Sunday 27

As If Memory Were Life Itself. Is all I am a memory? Is my faith based on a presence or on a foundation of a memory? What is it I remember? Remember this?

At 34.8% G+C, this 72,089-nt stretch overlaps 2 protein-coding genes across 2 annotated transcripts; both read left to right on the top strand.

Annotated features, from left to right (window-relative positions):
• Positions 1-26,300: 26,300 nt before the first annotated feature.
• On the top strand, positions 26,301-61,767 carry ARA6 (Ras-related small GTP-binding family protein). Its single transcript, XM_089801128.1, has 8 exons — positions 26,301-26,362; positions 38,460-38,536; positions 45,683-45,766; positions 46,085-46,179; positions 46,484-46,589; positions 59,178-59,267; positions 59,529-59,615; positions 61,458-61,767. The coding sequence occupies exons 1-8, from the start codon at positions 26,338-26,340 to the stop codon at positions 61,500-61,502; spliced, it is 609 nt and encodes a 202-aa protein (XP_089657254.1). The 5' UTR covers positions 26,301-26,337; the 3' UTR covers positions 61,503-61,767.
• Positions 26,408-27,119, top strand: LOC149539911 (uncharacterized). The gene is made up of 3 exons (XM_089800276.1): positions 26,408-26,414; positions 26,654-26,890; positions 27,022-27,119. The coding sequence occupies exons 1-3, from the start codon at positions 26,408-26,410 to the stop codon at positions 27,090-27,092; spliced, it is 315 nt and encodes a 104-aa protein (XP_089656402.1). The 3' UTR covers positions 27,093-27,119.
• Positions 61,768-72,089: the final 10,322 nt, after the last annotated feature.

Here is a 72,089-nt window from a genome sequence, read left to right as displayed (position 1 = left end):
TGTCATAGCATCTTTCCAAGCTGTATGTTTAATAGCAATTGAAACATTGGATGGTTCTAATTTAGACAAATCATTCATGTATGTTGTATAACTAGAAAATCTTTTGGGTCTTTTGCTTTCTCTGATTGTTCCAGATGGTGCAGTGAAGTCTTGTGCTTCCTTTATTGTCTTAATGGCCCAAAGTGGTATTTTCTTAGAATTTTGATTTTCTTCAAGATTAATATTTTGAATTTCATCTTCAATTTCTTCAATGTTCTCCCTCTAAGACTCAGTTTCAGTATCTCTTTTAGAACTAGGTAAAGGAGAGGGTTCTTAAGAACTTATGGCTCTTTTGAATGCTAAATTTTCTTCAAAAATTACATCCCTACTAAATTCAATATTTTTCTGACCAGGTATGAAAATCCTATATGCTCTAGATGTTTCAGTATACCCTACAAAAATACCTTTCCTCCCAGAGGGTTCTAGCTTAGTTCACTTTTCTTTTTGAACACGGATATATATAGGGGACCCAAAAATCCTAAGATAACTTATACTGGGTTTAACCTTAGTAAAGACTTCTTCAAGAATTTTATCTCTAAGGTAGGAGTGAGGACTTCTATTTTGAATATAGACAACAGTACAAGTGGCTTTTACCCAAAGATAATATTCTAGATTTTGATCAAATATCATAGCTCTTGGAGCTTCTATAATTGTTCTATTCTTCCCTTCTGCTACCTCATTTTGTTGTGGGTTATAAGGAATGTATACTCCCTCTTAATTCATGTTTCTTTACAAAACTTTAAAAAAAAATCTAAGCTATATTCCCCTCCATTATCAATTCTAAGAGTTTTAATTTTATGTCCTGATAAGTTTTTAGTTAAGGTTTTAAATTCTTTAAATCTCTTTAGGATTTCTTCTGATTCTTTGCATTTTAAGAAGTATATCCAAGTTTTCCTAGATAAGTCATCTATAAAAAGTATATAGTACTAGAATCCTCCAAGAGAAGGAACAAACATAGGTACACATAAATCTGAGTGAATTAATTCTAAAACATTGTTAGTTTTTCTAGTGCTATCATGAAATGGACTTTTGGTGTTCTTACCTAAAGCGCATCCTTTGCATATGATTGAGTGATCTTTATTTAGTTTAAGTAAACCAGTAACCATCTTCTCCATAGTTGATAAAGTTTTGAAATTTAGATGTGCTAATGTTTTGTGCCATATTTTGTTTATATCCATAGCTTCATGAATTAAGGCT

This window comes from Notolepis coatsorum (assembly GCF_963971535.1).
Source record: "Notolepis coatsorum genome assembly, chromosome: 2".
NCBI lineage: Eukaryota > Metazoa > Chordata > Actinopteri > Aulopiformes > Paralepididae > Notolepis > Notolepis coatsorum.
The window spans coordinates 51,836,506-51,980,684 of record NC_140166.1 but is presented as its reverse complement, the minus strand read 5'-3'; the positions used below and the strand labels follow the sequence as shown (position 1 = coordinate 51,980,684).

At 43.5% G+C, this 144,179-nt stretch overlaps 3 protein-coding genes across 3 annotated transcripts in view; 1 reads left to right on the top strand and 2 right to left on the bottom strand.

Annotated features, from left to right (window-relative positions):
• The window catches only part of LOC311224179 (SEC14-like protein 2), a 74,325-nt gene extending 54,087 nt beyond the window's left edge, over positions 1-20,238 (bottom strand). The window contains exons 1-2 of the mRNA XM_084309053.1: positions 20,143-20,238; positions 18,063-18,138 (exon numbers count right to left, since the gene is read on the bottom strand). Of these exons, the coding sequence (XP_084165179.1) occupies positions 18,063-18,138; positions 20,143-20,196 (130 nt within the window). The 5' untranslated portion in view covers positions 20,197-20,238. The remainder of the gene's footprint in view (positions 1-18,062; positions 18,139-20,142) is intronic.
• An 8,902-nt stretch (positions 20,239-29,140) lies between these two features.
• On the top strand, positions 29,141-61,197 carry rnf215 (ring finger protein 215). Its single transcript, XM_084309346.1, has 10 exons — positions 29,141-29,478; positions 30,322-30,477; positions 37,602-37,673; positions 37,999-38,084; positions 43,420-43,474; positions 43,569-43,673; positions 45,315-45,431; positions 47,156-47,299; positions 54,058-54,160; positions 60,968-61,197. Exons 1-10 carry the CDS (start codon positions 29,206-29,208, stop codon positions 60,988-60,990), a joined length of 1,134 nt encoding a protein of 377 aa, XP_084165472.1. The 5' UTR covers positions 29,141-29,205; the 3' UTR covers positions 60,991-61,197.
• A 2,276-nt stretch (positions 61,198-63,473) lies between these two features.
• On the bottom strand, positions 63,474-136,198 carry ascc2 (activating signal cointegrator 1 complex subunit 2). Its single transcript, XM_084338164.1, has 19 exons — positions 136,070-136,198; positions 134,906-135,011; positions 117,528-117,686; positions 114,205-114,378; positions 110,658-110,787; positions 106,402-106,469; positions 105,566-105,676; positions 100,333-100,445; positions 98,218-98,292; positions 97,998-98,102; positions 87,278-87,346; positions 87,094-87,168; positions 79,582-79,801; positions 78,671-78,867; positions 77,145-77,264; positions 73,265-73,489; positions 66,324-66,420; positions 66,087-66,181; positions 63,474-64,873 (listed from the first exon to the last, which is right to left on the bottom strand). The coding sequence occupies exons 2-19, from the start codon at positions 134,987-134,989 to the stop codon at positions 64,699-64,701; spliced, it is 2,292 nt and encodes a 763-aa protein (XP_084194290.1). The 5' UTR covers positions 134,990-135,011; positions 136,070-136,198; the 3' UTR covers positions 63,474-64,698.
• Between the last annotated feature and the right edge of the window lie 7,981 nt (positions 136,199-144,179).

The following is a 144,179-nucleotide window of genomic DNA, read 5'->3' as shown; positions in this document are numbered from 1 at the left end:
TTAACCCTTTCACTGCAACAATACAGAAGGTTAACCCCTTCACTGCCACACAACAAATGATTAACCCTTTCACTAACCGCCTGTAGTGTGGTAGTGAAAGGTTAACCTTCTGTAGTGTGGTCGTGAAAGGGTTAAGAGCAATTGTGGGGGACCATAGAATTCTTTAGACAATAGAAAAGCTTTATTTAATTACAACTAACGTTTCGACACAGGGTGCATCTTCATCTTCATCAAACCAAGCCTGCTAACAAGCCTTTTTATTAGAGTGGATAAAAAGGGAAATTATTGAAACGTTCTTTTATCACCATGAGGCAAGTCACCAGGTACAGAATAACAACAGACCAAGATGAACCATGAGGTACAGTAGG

"Be kind for everyone you meet is fighting a great battle."

-Philo of Alexandria, an early Jewish philosopher

Saturday 26